Tunisia/Libya (Application by Malta to Intervene), supra note 7, p. 11, para 16 and p. 17, para 29.

  69. 69.

    See Greece’s intervention: ‘[I]n its written observations, Greece also expresses its wish to inform the Court “on Greece’s approach to the issue of State immunity, and to developments in that regard in recent years”; and whereas Greece does not present this element as indicating the existence of an interest of a legal nature, but rather as providing context to its Application for intervention’ (Jurisdictional Immunities (Application by Greece to Intervene), supra note 7, p. 499, para 18). However, most of Greece’s observation as an intervenor related to ascertaining the existence of some rules of customary law (like the existence of a private right to compensation for human rights violations and the exception to State immunity in case of violations of norms of jus cogens: see Written Statement of the Hellenic Republic, 3 August 2011).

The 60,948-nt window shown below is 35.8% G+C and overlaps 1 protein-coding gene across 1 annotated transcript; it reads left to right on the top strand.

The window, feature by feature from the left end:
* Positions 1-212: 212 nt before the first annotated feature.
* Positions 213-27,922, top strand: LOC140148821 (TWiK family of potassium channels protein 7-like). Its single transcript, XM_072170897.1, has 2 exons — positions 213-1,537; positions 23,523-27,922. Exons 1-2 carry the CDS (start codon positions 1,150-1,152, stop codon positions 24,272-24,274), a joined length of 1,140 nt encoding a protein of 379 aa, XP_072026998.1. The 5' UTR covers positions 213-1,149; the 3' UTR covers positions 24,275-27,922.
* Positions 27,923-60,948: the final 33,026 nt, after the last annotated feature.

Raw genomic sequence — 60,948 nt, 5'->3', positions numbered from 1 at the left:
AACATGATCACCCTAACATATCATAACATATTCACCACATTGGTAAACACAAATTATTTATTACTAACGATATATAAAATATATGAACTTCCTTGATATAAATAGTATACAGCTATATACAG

70. 70.

    Forlati (2014), p. 200.

  71. 71.

    Palchetti (2002), p. 162. See also Wolfrum (1998), p. 428.

  72. 72.

    Nicaragua v. Colombia (Application by Honduras to Intervene), supra note 3, p. 444, paras 72–73.

  73. 73.

    Nicaragua v. Colombia (Application by Costa Rica to Intervene), supra note 3, p. 358, para 26.

  74. 74.